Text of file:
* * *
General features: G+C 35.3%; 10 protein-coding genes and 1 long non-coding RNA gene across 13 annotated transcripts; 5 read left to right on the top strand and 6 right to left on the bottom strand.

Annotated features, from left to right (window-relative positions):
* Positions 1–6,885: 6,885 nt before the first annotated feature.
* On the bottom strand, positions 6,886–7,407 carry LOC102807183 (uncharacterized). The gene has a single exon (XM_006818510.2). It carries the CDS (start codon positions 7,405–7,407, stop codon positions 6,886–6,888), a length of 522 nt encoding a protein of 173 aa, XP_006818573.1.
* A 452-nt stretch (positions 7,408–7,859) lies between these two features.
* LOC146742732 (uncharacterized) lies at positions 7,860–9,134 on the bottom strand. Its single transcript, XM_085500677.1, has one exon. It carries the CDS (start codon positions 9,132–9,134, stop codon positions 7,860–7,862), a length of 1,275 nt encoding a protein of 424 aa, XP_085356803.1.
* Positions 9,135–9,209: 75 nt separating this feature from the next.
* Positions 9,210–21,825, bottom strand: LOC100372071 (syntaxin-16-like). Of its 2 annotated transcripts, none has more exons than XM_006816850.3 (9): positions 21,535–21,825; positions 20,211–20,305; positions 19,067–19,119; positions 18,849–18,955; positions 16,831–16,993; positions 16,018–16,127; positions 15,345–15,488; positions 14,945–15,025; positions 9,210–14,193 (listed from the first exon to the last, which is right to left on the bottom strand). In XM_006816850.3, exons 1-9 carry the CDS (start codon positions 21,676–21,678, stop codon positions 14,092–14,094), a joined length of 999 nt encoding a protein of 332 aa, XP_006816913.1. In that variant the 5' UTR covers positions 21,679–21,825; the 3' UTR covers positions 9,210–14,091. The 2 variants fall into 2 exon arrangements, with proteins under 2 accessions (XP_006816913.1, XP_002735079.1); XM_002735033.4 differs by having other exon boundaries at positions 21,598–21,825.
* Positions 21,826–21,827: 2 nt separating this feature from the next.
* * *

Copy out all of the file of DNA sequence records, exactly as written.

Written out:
General features: G+C 35.3%; 10 protein-coding genes and 1 long non-coding RNA gene across 13 annotated transcripts; 5 read left to right on the top strand and 6 right to left on the bottom strand.

Annotated features, from left to right (window-relative positions):
* Positions 1–6,885: 6,885 nt before the first annotated feature.
* On the bottom strand, positions 6,886–7,407 carry LOC102807183 (uncharacterized). The gene has a single exon (XM_006818510.2). It carries the CDS (start codon positions 7,405–7,407, stop codon positions 6,886–6,888), a length of 522 nt encoding a protein of 173 aa, XP_006818573.1.
* A 452-nt stretch (positions 7,408–7,859) lies between these two features.
* LOC146742732 (uncharacterized) lies at positions 7,860–9,134 on the bottom strand. Its single transcript, XM_085500677.1, has one exon. It carries the CDS (start codon positions 9,132–9,134, stop codon positions 7,860–7,862), a length of 1,275 nt encoding a protein of 424 aa, XP_085356803.1.
* Positions 9,135–9,209: 75 nt separating this feature from the next.
* Positions 9,210–21,825, bottom strand: LOC100372071 (syntaxin-16-like). Of its 2 annotated transcripts, none has more exons than XM_006816850.3 (9): positions 21,535–21,825; positions 20,211–20,305; positions 19,067–19,119; positions 18,849–18,955; positions 16,831–16,993; positions 16,018–16,127; positions 15,345–15,488; positions 14,945–15,025; positions 9,210–14,193 (listed from the first exon to the last, which is right to left on the bottom strand). In XM_006816850.3, exons 1-9 carry the CDS (start codon positions 21,676–21,678, stop codon positions 14,092–14,094), a joined length of 999 nt encoding a protein of 332 aa, XP_006816913.1. In that variant the 5' UTR covers positions 21,679–21,825; the 3' UTR covers positions 9,210–14,091. The 2 variants fall into 2 exon arrangements, with proteins under 2 accessions (XP_006816913.1, XP_002735079.1); XM_002735033.4 differs by having other exon boundaries at positions 21,598–21,825.
* Positions 21,826–21,827: 2 nt separating this feature from the next.